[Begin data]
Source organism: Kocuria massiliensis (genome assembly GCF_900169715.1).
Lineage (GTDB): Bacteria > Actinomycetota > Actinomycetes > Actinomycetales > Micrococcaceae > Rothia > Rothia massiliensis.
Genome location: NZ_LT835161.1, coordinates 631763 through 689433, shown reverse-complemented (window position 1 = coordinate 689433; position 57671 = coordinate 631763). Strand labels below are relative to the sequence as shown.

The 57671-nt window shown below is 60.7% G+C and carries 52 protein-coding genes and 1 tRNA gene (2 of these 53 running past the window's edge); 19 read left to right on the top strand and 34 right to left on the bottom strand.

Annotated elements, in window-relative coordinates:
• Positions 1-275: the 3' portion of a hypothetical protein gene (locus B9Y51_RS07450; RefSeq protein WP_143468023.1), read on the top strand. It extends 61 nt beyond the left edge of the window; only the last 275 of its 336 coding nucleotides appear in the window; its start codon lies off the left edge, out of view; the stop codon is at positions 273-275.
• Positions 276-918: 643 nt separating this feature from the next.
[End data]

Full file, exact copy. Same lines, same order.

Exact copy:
Source organism: Kocuria massiliensis (genome assembly GCF_900169715.1).
Lineage (GTDB): Bacteria > Actinomycetota > Actinomycetes > Actinomycetales > Micrococcaceae > Rothia > Rothia massiliensis.
Genome location: NZ_LT835161.1, coordinates 631763 through 689433, shown reverse-complemented (window position 1 = coordinate 689433; position 57671 = coordinate 631763). Strand labels below are relative to the sequence as shown.

The 57671-nt window shown below is 60.7% G+C and carries 52 protein-coding genes and 1 tRNA gene (2 of these 53 running past the window's edge); 19 read left to right on the top strand and 34 right to left on the bottom strand.

Annotated elements, in window-relative coordinates:
• Positions 1-275: the 3' portion of a hypothetical protein gene (locus B9Y51_RS07450; RefSeq protein WP_143468023.1), read on the top strand. It extends 61 nt beyond the left edge of the window; only the last 275 of its 336 coding nucleotides appear in the window; its start codon lies off the left edge, out of view; the stop codon is at positions 273-275.
• Positions 276-918: 643 nt separating this feature from the next.